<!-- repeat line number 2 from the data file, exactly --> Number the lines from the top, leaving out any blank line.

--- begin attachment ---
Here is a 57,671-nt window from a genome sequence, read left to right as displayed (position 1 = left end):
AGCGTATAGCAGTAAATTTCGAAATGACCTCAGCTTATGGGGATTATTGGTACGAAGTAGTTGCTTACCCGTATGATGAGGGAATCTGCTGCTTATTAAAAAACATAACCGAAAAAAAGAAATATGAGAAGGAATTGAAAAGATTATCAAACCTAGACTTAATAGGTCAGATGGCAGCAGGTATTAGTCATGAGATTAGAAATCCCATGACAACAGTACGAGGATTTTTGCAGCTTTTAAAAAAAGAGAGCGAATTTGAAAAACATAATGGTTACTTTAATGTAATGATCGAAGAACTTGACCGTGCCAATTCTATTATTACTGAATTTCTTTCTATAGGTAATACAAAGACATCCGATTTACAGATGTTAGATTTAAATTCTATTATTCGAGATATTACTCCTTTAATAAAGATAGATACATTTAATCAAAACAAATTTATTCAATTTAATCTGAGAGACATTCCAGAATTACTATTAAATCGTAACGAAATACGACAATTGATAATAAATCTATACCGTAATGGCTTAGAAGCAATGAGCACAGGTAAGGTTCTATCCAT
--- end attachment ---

AGCGTATAGCAGTAAATTTCGAAATGACCTCAGCTTATGGGGATTATTGGTACGAAGTAGTTGCTTACCCGTATGATGAGGGAATCTGCTGCTTATTAAAAAACATAACCGAAAAAAAGAAATATGAGAAGGAATTGAAAAGATTATCAAACCTAGACTTAATAGGTCAGATGGCAGCAGGTATTAGTCATGAGATTAGAAATCCCATGACAACAGTACGAGGATTTTTGCAGCTTTTAAAAAAAGAGAGCGAATTTGAAAAACATAATGGTTACTTTAATGTAATGATCGAAGAACTTGACCGTGCCAATTCTATTATTACTGAATTTCTTTCTATAGGTAATACAAAGACATCCGATTTACAGATGTTAGATTTAAATTCTATTATTCGAGATATTACTCCTTTAATAAAGATAGATACATTTAATCAAAACAAATTTATTCAATTTAATCTGAGAGACATTCCAGAATTACTATTAAATCGTAACGAAATACGACAATTGATAATAAATCTATACCGTAATGGCTTAGAAGCAATGAGCACAGGTAAGGTTCTATCCAT